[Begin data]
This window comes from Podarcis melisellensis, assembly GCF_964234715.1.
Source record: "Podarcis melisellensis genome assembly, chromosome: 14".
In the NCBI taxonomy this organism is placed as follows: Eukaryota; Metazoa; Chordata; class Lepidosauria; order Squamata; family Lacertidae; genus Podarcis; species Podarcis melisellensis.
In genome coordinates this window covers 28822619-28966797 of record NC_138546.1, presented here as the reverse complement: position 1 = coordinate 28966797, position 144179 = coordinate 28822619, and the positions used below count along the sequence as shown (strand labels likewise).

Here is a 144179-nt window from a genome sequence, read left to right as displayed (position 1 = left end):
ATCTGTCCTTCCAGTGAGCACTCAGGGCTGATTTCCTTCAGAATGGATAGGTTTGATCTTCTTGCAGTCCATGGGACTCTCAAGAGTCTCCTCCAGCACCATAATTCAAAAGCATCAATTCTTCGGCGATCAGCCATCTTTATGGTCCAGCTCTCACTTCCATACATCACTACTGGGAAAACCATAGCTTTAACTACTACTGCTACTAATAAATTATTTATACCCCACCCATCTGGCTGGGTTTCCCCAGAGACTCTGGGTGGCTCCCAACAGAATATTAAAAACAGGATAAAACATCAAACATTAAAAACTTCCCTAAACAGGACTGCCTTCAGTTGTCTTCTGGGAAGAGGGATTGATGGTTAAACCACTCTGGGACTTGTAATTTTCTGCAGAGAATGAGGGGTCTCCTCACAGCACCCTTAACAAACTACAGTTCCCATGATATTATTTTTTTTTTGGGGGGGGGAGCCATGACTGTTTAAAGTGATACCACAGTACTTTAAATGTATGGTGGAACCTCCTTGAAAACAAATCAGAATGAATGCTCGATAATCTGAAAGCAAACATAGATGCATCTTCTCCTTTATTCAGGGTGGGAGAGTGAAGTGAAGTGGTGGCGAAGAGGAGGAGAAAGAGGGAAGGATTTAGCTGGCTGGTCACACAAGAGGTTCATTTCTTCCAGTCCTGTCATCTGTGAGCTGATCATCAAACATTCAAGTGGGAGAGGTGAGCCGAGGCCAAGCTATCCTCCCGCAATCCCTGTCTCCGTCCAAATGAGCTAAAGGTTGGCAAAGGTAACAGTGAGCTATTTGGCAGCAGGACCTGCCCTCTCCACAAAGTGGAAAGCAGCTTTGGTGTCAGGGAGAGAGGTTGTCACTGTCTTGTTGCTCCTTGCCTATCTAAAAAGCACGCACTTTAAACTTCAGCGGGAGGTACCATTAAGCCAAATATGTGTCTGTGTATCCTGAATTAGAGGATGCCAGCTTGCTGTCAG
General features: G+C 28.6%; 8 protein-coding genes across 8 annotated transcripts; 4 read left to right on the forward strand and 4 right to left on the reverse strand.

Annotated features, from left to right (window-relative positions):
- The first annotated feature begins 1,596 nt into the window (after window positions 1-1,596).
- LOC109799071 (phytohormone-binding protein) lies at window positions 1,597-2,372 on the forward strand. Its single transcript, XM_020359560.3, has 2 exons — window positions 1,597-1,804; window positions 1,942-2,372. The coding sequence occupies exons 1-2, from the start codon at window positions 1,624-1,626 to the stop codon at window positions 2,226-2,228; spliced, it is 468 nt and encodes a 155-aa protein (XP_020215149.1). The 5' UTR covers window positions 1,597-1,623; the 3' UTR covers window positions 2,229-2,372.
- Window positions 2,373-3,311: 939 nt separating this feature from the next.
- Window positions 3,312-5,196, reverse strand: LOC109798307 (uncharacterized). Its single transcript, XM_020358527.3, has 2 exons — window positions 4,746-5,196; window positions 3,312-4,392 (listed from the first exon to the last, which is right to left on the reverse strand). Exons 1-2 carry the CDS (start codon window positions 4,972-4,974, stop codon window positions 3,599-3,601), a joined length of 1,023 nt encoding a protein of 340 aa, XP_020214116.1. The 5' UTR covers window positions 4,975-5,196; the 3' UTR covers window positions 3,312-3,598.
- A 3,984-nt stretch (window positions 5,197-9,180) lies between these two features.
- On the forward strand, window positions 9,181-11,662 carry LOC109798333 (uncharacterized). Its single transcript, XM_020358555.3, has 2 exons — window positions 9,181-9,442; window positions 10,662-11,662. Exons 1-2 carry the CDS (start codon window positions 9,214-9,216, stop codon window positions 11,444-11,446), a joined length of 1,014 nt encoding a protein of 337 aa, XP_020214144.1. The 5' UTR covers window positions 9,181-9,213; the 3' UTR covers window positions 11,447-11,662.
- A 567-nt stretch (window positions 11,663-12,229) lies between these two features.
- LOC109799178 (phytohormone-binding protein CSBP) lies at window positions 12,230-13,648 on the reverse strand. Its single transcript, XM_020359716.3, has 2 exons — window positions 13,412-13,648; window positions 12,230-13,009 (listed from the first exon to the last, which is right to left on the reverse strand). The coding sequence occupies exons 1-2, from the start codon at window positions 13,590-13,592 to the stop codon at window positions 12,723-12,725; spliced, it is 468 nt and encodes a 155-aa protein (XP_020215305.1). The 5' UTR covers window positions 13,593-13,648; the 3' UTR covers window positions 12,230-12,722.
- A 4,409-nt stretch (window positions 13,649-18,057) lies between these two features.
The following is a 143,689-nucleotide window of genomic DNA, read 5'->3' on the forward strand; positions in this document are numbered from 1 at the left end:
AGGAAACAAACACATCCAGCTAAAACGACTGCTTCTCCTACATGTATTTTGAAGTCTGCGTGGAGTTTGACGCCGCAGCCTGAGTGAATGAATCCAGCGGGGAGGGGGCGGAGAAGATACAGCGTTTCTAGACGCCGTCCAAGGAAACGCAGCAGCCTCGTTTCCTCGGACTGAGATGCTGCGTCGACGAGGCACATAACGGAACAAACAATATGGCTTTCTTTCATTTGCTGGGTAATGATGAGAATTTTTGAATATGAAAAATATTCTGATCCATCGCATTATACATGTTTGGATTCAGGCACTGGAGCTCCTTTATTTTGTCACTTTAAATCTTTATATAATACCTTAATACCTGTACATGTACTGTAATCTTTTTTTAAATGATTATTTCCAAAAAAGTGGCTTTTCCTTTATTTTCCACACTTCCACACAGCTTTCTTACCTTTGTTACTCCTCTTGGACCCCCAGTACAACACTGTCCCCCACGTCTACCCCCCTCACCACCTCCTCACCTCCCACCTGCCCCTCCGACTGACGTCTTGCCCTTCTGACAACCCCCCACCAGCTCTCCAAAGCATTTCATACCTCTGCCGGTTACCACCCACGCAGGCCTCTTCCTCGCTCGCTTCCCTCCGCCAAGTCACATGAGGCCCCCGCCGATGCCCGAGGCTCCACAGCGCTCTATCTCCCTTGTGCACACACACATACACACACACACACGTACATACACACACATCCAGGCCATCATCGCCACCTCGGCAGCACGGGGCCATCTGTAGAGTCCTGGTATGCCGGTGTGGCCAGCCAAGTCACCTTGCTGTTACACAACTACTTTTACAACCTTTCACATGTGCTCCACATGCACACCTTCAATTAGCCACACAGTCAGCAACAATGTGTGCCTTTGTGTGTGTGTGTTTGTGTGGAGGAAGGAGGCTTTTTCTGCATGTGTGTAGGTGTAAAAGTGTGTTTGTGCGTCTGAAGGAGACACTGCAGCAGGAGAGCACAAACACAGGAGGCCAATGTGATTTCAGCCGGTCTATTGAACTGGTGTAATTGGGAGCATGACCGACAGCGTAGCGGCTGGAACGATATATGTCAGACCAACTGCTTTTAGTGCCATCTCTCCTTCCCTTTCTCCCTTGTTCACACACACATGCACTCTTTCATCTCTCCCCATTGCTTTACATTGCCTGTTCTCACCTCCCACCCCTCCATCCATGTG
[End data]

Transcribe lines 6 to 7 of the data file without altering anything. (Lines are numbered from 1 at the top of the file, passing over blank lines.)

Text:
ATCTGTCCTTCCAGTGAGCACTCAGGGCTGATTTCCTTCAGAATGGATAGGTTTGATCTTCTTGCAGTCCATGGGACTCTCAAGAGTCTCCTCCAGCACCATAATTCAAAAGCATCAATTCTTCGGCGATCAGCCATCTTTATGGTCCAGCTCTCACTTCCATACATCACTACTGGGAAAACCATAGCTTTAACTACTACTGCTACTAATAAATTATTTATACCCCACCCATCTGGCTGGGTTTCCCCAGAGACTCTGGGTGGCTCCCAACAGAATATTAAAAACAGGATAAAACATCAAACATTAAAAACTTCCCTAAACAGGACTGCCTTCAGTTGTCTTCTGGGAAGAGGGATTGATGGTTAAACCACTCTGGGACTTGTAATTTTCTGCAGAGAATGAGGGGTCTCCTCACAGCACCCTTAACAAACTACAGTTCCCATGATATTATTTTTTTTTTGGGGGGGGGAGCCATGACTGTTTAAAGTGATACCACAGTACTTTAAATGTATGGTGGAACCTCCTTGAAAACAAATCAGAATGAATGCTCGATAATCTGAAAGCAAACATAGATGCATCTTCTCCTTTATTCAGGGTGGGAGAGTGAAGTGAAGTGGTGGCGAAGAGGAGGAGAAAGAGGGAAGGATTTAGCTGGCTGGTCACACAAGAGGTTCATTTCTTCCAGTCCTGTCATCTGTGAGCTGATCATCAAACATTCAAGTGGGAGAGGTGAGCCGAGGCCAAGCTATCCTCCCGCAATCCCTGTCTCCGTCCAAATGAGCTAAAGGTTGGCAAAGGTAACAGTGAGCTATTTGGCAGCAGGACCTGCCCTCTCCACAAAGTGGAAAGCAGCTTTGGTGTCAGGGAGAGAGGTTGTCACTGTCTTGTTGCTCCTTGCCTATCTAAAAAGCACGCACTTTAAACTTCAGCGGGAGGTACCATTAAGCCAAATATGTGTCTGTGTATCCTGAATTAGAGGATGCCAGCTTGCTGTCAG
General features: G+C 28.6%; 8 protein-coding genes across 8 annotated transcripts; 4 read left to right on the forward strand and 4 right to left on the reverse strand.